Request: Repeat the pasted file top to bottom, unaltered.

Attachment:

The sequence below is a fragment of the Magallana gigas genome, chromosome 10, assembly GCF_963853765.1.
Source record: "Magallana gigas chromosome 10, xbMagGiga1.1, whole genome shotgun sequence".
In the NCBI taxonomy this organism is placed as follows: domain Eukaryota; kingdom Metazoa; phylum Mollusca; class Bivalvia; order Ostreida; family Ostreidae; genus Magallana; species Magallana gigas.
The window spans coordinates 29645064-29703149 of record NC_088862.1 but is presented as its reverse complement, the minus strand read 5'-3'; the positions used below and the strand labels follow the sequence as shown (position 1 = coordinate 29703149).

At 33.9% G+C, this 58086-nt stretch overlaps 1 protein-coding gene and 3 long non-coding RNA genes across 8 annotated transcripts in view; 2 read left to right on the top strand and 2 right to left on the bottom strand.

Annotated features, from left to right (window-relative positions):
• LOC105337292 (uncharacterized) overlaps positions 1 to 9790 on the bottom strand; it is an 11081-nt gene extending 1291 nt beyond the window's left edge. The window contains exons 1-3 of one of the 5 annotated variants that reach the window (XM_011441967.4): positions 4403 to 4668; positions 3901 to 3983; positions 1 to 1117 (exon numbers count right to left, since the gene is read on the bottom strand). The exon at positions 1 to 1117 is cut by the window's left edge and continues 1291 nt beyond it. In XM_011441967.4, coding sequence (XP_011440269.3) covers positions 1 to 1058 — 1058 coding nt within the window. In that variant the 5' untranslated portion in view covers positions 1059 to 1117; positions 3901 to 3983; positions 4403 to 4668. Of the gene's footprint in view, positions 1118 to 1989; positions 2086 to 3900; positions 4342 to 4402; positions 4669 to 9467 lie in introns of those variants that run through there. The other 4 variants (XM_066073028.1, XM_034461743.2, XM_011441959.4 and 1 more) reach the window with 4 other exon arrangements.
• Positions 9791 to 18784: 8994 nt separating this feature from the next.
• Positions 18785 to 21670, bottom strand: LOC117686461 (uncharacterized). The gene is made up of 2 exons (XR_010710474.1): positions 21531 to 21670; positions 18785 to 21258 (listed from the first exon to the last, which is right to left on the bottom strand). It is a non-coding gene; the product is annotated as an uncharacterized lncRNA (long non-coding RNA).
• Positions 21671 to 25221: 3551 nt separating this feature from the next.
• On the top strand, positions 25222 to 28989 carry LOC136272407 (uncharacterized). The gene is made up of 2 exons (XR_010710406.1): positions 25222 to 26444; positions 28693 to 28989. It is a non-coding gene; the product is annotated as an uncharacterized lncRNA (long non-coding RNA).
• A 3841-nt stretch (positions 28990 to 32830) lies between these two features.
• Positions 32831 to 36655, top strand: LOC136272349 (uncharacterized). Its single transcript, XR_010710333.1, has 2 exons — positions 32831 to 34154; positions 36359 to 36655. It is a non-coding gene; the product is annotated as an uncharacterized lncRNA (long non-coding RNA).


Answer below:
The sequence below is a fragment of the Magallana gigas genome, chromosome 10, assembly GCF_963853765.1.
Source record: "Magallana gigas chromosome 10, xbMagGiga1.1, whole genome shotgun sequence".
In the NCBI taxonomy this organism is placed as follows: domain Eukaryota; kingdom Metazoa; phylum Mollusca; class Bivalvia; order Ostreida; family Ostreidae; genus Magallana; species Magallana gigas.
The window spans coordinates 29645064-29703149 of record NC_088862.1 but is presented as its reverse complement, the minus strand read 5'-3'; the positions used below and the strand labels follow the sequence as shown (position 1 = coordinate 29703149).

At 33.9% G+C, this 58086-nt stretch overlaps 1 protein-coding gene and 3 long non-coding RNA genes across 8 annotated transcripts in view; 2 read left to right on the top strand and 2 right to left on the bottom strand.

Annotated features, from left to right (window-relative positions):
• LOC105337292 (uncharacterized) overlaps positions 1 to 9790 on the bottom strand; it is an 11081-nt gene extending 1291 nt beyond the window's left edge. The window contains exons 1-3 of one of the 5 annotated variants that reach the window (XM_011441967.4): positions 4403 to 4668; positions 3901 to 3983; positions 1 to 1117 (exon numbers count right to left, since the gene is read on the bottom strand). The exon at positions 1 to 1117 is cut by the window's left edge and continues 1291 nt beyond it. In XM_011441967.4, coding sequence (XP_011440269.3) covers positions 1 to 1058 — 1058 coding nt within the window. In that variant the 5' untranslated portion in view covers positions 1059 to 1117; positions 3901 to 3983; positions 4403 to 4668. Of the gene's footprint in view, positions 1118 to 1989; positions 2086 to 3900; positions 4342 to 4402; positions 4669 to 9467 lie in introns of those variants that run through there. The other 4 variants (XM_066073028.1, XM_034461743.2, XM_011441959.4 and 1 more) reach the window with 4 other exon arrangements.
• Positions 9791 to 18784: 8994 nt separating this feature from the next.
• Positions 18785 to 21670, bottom strand: LOC117686461 (uncharacterized). The gene is made up of 2 exons (XR_010710474.1): positions 21531 to 21670; positions 18785 to 21258 (listed from the first exon to the last, which is right to left on the bottom strand). It is a non-coding gene; the product is annotated as an uncharacterized lncRNA (long non-coding RNA).
• Positions 21671 to 25221: 3551 nt separating this feature from the next.
• On the top strand, positions 25222 to 28989 carry LOC136272407 (uncharacterized). The gene is made up of 2 exons (XR_010710406.1): positions 25222 to 26444; positions 28693 to 28989. It is a non-coding gene; the product is annotated as an uncharacterized lncRNA (long non-coding RNA).
• A 3841-nt stretch (positions 28990 to 32830) lies between these two features.
• Positions 32831 to 36655, top strand: LOC136272349 (uncharacterized). Its single transcript, XR_010710333.1, has 2 exons — positions 32831 to 34154; positions 36359 to 36655. It is a non-coding gene; the product is annotated as an uncharacterized lncRNA (long non-coding RNA).